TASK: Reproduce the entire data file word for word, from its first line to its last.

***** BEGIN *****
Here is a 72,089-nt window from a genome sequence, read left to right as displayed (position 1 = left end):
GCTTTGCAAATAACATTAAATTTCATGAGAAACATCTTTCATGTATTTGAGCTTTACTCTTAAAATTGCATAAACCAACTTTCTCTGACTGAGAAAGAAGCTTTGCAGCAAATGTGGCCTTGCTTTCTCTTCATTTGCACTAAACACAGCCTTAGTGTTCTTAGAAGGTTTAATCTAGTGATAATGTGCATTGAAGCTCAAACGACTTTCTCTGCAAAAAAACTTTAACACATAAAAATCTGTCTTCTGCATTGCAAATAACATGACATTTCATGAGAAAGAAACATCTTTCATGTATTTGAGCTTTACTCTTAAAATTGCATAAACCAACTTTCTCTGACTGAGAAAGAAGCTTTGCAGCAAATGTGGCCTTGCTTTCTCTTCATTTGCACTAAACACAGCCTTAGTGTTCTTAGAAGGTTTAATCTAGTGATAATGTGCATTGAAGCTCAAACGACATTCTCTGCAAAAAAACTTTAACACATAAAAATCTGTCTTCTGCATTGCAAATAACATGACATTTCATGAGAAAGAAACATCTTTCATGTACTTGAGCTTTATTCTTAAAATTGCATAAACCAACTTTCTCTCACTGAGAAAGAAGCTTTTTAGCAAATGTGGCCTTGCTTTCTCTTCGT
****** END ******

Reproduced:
Here is a 72,089-nt window from a genome sequence, read left to right as displayed (position 1 = left end):
GCTTTGCAAATAACATTAAATTTCATGAGAAACATCTTTCATGTATTTGAGCTTTACTCTTAAAATTGCATAAACCAACTTTCTCTGACTGAGAAAGAAGCTTTGCAGCAAATGTGGCCTTGCTTTCTCTTCATTTGCACTAAACACAGCCTTAGTGTTCTTAGAAGGTTTAATCTAGTGATAATGTGCATTGAAGCTCAAACGACTTTCTCTGCAAAAAAACTTTAACACATAAAAATCTGTCTTCTGCATTGCAAATAACATGACATTTCATGAGAAAGAAACATCTTTCATGTATTTGAGCTTTACTCTTAAAATTGCATAAACCAACTTTCTCTGACTGAGAAAGAAGCTTTGCAGCAAATGTGGCCTTGCTTTCTCTTCATTTGCACTAAACACAGCCTTAGTGTTCTTAGAAGGTTTAATCTAGTGATAATGTGCATTGAAGCTCAAACGACATTCTCTGCAAAAAAACTTTAACACATAAAAATCTGTCTTCTGCATTGCAAATAACATGACATTTCATGAGAAAGAAACATCTTTCATGTACTTGAGCTTTATTCTTAAAATTGCATAAACCAACTTTCTCTCACTGAGAAAGAAGCTTTTTAGCAAATGTGGCCTTGCTTTCTCTTCGT